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The Formation of Binary Planetesimals

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If you have a question about this talk, please contact Dr Can Cui.

The current era of astronomical observations, Solar System exploration and powerful supercomputers is bringing new insights to the origin of planetary systems. I will focus on the origin of planetesimals, primordial minor planets with sizes ~10 km. These are the least massive gravitationally bound objects in the universe, and their origin is crucial to understanding our Solar System and extrasolar planets. I will describe current ideas for how particle growth crosses the daunting ``meter size barrier” where collisions tend to be destructive and solids can drift rapidly into the host star. I will describe the Steaming Instability, a mechanism that can concentrate pebbles (large dust) to high densities in the disk midplane, triggering planetesimal formation by the gravitational collapse of these pebbles. I will describe how these theories relate to recents observations of protoplanetary disks by ALMA and to the study of the Kuiper belt by telescopes and by the New Horizons mission.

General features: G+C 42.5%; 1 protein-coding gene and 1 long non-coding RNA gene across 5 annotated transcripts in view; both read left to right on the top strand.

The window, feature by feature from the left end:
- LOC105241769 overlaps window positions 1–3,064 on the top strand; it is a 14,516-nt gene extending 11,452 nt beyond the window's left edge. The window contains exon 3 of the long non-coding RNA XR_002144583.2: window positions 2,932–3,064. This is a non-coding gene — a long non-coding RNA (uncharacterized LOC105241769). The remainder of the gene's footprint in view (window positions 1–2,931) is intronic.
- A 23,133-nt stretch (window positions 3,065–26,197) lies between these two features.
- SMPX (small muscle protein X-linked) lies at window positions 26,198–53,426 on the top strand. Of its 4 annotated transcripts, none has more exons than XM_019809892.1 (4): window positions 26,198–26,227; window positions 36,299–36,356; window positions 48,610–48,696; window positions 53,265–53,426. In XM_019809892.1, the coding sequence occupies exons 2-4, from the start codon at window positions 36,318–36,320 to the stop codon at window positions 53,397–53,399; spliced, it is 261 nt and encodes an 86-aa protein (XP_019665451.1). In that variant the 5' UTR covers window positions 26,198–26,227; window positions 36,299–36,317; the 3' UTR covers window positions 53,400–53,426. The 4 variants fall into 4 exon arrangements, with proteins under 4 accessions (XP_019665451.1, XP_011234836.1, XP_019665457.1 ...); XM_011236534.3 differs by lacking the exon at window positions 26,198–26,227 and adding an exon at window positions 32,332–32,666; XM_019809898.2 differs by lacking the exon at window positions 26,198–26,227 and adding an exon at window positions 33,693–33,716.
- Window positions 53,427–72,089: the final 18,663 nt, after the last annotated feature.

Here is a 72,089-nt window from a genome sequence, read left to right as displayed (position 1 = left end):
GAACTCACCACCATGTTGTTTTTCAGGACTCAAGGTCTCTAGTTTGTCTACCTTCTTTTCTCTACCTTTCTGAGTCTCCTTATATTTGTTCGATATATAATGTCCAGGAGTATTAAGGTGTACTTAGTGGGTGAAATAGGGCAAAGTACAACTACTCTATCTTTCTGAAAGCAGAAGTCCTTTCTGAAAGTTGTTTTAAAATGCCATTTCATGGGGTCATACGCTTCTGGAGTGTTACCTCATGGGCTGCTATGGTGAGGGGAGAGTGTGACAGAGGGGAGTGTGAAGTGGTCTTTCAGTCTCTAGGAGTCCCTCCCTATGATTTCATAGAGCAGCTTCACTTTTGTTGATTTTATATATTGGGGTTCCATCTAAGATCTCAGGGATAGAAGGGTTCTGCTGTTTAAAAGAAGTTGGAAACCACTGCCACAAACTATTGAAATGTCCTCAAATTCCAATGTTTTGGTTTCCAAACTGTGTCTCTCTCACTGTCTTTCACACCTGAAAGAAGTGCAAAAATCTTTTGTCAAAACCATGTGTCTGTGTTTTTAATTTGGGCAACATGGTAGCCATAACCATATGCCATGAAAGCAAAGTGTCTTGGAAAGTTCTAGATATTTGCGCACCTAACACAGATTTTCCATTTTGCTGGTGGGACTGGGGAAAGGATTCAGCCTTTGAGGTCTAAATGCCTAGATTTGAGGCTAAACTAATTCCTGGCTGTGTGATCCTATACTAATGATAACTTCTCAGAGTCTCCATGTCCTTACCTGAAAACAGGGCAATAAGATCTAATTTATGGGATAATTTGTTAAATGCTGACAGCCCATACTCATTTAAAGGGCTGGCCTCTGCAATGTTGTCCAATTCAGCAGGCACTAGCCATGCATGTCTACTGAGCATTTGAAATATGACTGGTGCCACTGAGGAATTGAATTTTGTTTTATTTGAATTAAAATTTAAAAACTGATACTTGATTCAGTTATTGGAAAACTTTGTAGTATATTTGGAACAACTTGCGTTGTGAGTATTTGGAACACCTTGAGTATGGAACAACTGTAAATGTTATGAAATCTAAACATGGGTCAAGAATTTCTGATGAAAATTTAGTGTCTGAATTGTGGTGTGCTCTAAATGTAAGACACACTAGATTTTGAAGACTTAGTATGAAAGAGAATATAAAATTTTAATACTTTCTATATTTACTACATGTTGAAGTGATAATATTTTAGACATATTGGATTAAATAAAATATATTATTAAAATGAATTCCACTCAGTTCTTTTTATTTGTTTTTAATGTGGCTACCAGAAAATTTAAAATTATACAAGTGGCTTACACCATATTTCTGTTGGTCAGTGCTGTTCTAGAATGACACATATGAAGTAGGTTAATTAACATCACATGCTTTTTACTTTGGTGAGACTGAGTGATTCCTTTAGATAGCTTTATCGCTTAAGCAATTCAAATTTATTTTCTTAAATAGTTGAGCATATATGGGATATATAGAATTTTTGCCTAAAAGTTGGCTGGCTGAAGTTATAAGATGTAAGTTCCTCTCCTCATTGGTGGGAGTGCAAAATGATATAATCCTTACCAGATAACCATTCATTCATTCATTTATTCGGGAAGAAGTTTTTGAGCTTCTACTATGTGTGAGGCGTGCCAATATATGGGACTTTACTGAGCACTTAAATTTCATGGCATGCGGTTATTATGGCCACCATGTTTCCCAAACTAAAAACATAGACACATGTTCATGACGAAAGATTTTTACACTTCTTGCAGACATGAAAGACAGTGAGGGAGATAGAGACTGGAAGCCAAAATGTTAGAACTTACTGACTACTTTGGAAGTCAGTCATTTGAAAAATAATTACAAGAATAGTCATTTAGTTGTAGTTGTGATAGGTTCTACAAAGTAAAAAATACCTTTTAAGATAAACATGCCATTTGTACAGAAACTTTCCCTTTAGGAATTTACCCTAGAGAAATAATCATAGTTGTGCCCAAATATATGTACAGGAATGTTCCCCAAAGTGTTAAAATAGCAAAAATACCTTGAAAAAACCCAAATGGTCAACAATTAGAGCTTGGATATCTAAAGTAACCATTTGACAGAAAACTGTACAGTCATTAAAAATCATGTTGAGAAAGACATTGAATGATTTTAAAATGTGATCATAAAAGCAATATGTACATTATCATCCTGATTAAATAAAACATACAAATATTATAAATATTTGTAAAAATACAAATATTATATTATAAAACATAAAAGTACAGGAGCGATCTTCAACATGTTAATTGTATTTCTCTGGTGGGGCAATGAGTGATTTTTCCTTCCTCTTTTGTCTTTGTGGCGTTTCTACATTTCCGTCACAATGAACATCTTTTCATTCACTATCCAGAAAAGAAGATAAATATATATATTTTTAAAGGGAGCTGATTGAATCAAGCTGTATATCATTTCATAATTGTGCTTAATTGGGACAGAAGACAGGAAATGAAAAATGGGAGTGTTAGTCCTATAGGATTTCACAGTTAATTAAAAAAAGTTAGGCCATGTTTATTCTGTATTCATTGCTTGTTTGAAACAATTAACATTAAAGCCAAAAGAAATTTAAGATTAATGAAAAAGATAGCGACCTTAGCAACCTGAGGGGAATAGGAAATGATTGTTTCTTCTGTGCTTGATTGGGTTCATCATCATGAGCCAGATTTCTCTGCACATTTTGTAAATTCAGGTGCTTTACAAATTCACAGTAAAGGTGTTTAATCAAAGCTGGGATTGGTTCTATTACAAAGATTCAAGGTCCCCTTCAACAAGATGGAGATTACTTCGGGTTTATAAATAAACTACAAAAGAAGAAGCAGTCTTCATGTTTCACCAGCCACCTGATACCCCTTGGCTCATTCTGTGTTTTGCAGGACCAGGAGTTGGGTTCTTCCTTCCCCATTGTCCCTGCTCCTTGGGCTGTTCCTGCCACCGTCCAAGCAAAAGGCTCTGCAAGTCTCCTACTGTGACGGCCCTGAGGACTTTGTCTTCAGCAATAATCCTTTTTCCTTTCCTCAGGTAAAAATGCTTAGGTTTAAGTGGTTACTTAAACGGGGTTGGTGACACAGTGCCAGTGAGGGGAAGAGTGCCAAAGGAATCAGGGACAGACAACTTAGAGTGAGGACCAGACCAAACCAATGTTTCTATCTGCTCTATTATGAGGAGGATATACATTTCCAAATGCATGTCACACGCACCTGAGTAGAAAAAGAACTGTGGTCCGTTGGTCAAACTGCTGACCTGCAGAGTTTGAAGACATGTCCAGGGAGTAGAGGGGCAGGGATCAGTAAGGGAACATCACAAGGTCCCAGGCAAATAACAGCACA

This talk is part of the DAMTP Astrophysics Seminars series.

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